Earlier this month, members of the Zero Waste Houston Coalition, a group of community, civil rights and recycling advocates, released a new report, “It’s Smarter to Separate: How Houston’s Trash Proposal Would Waste Our Resources, Pollute Our Air and Harm Our Community’s Health.” It documented failed track records, huge costs and pollution problems for facilities similar to what the city of Houston is considering under its “One Bin for All” trash proposal.
One Bin for All was initiated with a $1 million prize from Bloomberg Philanthropies as part of the Mayors Challenge, a contest rewarding innovation in American cities. The plan would allow Houstonians to mix trash, recyclables, yard clippings, food and other waste in a single container, to be automatically sorted at a first-of-its-kind, $100 million plant to be built and run by a private firm. Five companies are currently bidding for the city contract.
The controversial proposal promotes a so-called “dirty material recovery facility” that will direct waste through an incineration process. The Zero Waste Houston Coalition report cites massive air pollution problems with the type of incineration technologies the city of Houston is considering under its proposal.
The framers of One Bin appear to be insensitive to the sad history of solid waste disposal and garbage incineration in Houston that dates back more than eight decades. A One Bin fact sheet states that the “new facility will likely be located at or near an existing landfill,” giving priority to “existing landfills” as a preferred location for the new waste facility. This once again places the city’s black and Hispanic neighborhoods, which already disproportionately play host to landfills and waste facilities, at the top of the “potential site list.” Clearly, the One Bin facility location criteria is not innovative or creative. It mirrors old-fashioned, intentional discrimination.
Historically, Houston’s black and brown neighborhoods have been unofficially zoned for garbage in a no-zoning city. My 1979 study examining Houston waste facilities from the 1930s through 1978 found five out of five city-owned landfills, three out of four privately owned landfills and six out of eight city-owned incinerators were located in mostly black neighborhoods. More than 80 percent of Houston’s garbage was disposed of in black neighborhoods during this 80-year period, even though blacks made up just 25 percent of the city’s population. Today, some 35 years later, 100 percent of Houston’s solid waste ends up at landfills, transfer stations and recycling centers located in census tracts inhabited overwhelmingly by blacks and Hispanics — from 82 to 89 percent minority.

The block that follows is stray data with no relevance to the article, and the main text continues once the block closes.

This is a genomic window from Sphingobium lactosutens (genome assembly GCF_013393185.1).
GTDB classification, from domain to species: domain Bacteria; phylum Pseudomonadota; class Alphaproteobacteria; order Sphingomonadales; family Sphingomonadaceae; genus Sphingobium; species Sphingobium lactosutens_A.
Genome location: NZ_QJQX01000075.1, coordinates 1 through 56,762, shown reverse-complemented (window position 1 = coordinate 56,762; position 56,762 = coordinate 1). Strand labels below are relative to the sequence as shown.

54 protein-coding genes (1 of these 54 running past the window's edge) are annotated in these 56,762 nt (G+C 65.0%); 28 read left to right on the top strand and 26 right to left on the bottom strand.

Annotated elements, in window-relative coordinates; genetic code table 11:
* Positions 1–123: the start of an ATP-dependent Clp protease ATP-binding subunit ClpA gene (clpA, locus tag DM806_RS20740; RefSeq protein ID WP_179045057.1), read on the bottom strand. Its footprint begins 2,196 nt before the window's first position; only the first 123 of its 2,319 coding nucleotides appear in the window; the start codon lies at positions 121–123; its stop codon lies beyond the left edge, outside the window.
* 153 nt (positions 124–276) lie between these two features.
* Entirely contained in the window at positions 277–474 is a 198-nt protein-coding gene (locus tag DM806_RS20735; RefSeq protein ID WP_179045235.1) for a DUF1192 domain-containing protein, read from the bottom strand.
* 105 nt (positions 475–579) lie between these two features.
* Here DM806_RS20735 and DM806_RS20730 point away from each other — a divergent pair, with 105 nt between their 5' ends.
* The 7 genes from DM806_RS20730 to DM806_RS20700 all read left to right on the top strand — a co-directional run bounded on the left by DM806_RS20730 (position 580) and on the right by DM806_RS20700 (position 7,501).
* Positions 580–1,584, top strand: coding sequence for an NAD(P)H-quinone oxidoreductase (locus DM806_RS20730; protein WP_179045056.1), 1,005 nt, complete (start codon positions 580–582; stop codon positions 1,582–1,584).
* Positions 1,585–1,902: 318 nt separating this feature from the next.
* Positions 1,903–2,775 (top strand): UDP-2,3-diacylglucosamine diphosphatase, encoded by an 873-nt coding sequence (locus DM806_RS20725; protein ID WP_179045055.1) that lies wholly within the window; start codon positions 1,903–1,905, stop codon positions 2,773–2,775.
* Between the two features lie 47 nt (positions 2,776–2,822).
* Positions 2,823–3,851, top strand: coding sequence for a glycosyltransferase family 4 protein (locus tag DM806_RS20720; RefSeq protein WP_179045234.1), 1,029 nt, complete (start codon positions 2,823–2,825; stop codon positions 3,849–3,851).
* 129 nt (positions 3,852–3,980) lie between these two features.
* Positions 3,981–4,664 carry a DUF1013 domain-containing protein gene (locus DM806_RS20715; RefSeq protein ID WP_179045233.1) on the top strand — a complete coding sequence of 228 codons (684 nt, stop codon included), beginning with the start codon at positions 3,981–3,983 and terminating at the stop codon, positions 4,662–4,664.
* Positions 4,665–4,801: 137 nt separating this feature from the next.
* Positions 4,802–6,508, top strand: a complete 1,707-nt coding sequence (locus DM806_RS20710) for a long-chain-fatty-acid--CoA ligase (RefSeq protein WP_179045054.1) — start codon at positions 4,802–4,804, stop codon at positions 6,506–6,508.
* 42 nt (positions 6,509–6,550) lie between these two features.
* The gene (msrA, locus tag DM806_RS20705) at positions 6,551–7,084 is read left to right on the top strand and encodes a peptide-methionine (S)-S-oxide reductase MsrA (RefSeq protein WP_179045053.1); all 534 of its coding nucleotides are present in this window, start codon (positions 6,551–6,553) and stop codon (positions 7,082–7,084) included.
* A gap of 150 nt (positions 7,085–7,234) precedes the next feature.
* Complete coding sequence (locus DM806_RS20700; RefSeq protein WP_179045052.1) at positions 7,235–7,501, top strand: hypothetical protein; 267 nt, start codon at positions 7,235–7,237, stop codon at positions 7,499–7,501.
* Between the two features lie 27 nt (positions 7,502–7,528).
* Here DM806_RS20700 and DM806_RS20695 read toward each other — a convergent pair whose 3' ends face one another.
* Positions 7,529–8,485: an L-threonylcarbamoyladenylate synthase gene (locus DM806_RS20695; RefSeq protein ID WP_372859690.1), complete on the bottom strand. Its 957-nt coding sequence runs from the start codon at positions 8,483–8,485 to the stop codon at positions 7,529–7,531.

Houston Mayor Annise Parker appointed a 10-member One Bin for All advisory committee. According to an April 15 press release, the committee will “provide expertise to the city regarding financing, air quality, greenhouse gas emissions, environmental justice, and outreach and education issues as the city moves forward to significantly increase its waste diversion.” Only three of the 10 advisory members are female. The lack of ethnic diversity on the committee is even more telling: It is nearly all white. Of the 10 members, eight are non-Hispanic whites, one is Asian and one is black. There is no Hispanic representation on an advisory committee in a city that’s nearly half Hispanic. Non-Hispanic whites make up only 25.6 percent of the Houston population; blacks 23.7 percent and Hispanics 44.8 percent. Clearly, the One Bin for All advisory committee looks nothing like the city.
Houston’s One Bin for All plan has major flaws. The plan has the potential to extend the pattern of discrimination in waste facility locations that has targeted minority neighborhoods by giving preference to facilities “at or near existing landfills.” The advisory committee lacks diversity, with a glaring absence of any Latinos (in a city that’s nearly half Latino). The plan promises the world, but provides no solid documentation or empirical evidence of where the “experiment” has worked or is working. And it does nothing to advance tried and true single-stream recycling that is used successfully in other Texas cities and most large cities across the country.